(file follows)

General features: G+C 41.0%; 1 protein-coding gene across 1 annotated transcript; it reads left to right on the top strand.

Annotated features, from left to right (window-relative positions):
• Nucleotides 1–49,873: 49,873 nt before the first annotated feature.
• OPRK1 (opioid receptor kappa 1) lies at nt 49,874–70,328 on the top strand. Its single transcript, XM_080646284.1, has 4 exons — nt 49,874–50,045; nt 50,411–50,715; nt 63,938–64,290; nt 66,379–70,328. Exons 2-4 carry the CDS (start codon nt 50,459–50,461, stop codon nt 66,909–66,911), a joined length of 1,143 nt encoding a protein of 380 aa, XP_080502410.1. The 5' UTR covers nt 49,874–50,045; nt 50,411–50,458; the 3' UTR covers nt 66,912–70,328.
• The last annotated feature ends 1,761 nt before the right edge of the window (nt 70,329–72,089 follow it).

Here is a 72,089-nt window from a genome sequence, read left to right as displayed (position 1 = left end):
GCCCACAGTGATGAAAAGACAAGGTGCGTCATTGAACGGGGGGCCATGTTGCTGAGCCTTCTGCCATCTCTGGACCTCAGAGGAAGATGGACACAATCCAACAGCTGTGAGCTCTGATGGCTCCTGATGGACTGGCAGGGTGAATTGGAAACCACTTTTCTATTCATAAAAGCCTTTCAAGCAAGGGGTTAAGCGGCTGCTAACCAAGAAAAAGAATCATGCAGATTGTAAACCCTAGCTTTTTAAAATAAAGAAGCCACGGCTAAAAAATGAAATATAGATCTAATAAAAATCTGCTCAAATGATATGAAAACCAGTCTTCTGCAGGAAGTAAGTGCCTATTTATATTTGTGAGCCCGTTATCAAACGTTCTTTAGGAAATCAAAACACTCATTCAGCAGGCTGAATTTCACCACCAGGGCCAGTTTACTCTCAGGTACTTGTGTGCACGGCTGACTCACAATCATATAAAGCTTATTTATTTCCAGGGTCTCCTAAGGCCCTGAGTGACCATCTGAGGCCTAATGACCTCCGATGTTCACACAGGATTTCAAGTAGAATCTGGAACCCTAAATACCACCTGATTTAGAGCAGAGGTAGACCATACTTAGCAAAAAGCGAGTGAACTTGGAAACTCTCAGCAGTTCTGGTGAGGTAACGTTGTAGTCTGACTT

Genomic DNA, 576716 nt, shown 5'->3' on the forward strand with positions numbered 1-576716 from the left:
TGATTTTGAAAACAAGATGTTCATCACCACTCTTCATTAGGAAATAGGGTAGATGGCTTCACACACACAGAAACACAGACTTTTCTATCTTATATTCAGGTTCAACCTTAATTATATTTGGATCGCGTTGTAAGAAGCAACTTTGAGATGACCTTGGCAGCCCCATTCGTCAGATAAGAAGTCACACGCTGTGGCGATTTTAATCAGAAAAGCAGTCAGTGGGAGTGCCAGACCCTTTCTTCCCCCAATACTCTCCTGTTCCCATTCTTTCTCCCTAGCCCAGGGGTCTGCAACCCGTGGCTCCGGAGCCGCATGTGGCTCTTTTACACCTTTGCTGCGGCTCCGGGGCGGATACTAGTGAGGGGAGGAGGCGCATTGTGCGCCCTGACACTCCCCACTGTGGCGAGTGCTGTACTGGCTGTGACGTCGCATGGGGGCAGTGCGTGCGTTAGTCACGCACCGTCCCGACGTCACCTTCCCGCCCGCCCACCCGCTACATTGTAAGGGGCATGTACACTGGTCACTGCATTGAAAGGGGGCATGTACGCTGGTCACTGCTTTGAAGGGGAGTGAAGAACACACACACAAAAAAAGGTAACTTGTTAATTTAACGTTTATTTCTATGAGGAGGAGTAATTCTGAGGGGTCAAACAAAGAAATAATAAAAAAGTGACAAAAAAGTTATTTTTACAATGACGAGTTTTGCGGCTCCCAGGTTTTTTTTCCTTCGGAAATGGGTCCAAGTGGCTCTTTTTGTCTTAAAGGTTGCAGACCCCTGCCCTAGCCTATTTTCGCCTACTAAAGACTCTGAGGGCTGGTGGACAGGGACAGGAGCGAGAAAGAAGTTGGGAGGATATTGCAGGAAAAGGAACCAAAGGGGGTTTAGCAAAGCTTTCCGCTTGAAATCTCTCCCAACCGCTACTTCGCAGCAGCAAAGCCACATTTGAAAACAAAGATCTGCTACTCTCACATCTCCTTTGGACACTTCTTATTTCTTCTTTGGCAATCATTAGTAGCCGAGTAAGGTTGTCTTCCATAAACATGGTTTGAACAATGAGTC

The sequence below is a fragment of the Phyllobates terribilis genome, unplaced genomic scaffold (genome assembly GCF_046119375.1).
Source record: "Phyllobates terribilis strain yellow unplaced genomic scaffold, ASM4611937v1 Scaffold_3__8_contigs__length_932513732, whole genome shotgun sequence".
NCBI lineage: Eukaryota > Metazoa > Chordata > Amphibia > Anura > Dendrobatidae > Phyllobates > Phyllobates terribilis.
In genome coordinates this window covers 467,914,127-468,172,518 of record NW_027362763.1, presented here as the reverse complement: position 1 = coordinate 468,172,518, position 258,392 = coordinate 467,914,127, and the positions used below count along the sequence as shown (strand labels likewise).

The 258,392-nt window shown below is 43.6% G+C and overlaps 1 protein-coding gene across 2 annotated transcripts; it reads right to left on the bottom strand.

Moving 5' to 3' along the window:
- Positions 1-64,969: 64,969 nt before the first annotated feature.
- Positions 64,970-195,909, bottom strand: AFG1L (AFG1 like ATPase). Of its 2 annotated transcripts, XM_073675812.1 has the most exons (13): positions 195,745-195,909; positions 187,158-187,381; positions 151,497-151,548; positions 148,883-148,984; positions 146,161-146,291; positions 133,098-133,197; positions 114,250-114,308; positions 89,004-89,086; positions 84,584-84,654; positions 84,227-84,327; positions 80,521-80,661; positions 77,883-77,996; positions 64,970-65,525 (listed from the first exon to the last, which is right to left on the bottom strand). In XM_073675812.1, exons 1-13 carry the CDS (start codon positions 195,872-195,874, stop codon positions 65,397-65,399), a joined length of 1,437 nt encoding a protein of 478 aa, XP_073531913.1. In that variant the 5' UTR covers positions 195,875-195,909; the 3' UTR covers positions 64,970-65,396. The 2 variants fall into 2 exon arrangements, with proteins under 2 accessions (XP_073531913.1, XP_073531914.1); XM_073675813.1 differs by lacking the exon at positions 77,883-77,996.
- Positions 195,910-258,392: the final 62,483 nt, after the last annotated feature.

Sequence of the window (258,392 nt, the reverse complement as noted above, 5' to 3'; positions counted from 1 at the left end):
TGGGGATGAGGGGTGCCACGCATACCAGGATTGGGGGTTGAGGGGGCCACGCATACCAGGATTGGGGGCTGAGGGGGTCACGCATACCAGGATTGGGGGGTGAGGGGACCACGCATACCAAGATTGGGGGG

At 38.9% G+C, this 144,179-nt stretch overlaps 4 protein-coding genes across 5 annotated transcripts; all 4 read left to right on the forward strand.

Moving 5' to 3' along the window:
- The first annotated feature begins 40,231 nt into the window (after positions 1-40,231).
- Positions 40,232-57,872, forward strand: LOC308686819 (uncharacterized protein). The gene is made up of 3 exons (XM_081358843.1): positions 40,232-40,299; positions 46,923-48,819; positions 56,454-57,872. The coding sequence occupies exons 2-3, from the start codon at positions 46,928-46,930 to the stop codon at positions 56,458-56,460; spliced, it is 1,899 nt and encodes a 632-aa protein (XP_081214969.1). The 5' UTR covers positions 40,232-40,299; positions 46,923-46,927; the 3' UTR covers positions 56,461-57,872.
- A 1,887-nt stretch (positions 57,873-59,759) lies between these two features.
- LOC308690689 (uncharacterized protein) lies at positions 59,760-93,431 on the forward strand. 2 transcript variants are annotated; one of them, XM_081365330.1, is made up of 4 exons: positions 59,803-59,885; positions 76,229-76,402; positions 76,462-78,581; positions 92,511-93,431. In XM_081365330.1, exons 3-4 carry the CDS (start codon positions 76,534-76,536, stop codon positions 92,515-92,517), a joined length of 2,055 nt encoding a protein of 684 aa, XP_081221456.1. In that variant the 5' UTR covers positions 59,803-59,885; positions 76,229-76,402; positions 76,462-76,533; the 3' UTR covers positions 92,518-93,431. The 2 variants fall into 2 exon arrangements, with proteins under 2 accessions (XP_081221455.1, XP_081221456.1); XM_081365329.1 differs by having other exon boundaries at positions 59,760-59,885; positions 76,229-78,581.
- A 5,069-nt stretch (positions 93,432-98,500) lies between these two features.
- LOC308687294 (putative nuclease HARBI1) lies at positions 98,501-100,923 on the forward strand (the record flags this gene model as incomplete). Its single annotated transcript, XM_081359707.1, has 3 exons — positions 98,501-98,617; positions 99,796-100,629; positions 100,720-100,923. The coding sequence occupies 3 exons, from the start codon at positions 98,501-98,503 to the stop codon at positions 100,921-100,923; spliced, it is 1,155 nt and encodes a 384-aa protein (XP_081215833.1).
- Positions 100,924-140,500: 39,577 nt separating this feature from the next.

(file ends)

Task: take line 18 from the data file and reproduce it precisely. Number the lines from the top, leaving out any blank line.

- Positions 195,910-258,392: the final 62,483 nt, after the last annotated feature.